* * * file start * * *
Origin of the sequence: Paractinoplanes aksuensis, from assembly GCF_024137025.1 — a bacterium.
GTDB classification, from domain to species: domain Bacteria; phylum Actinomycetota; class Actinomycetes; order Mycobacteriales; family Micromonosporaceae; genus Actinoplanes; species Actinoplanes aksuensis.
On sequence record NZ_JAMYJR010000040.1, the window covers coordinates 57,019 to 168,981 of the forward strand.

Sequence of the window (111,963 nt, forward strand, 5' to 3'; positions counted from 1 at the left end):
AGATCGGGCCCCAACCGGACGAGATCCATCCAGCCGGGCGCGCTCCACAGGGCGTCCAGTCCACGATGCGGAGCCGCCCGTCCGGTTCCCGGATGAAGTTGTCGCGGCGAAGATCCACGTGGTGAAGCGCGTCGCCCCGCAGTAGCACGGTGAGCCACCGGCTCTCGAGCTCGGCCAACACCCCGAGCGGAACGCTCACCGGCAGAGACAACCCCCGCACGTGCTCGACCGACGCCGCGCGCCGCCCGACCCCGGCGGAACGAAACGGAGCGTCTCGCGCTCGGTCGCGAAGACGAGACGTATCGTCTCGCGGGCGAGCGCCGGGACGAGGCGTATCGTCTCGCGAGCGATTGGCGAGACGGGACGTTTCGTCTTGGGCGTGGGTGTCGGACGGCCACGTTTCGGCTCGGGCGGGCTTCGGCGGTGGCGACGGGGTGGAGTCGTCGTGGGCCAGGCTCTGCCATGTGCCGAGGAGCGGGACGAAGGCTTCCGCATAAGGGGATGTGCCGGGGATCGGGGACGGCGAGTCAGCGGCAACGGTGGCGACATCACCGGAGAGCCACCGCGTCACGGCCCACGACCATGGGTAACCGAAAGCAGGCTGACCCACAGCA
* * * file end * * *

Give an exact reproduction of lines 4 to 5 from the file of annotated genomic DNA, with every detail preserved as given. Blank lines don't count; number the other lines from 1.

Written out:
Sequence of the window (111,963 nt, forward strand, 5' to 3'; positions counted from 1 at the left end):
AGATCGGGCCCCAACCGGACGAGATCCATCCAGCCGGGCGCGCTCCACAGGGCGTCCAGTCCACGATGCGGAGCCGCCCGTCCGGTTCCCGGATGAAGTTGTCGCGGCGAAGATCCACGTGGTGAAGCGCGTCGCCCCGCAGTAGCACGGTGAGCCACCGGCTCTCGAGCTCGGCCAACACCCCGAGCGGAACGCTCACCGGCAGAGACAACCCCCGCACGTGCTCGACCGACGCCGCGCGCCGCCCGACCCCGGCGGAACGAAACGGAGCGTCTCGCGCTCGGTCGCGAAGACGAGACGTATCGTCTCGCGGGCGAGCGCCGGGACGAGGCGTATCGTCTCGCGAGCGATTGGCGAGACGGGACGTTTCGTCTTGGGCGTGGGTGTCGGACGGCCACGTTTCGGCTCGGGCGGGCTTCGGCGGTGGCGACGGGGTGGAGTCGTCGTGGGCCAGGCTCTGCCATGTGCCGAGGAGCGGGACGAAGGCTTCCGCATAAGGGGATGTGCCGGGGATCGGGGACGGCGAGTCAGCGGCAACGGTGGCGACATCACCGGAGAGCCACCGCGTCACGGCCCACGACCATGGGTAACCGAAAGCAGGCTGACCCACAGCA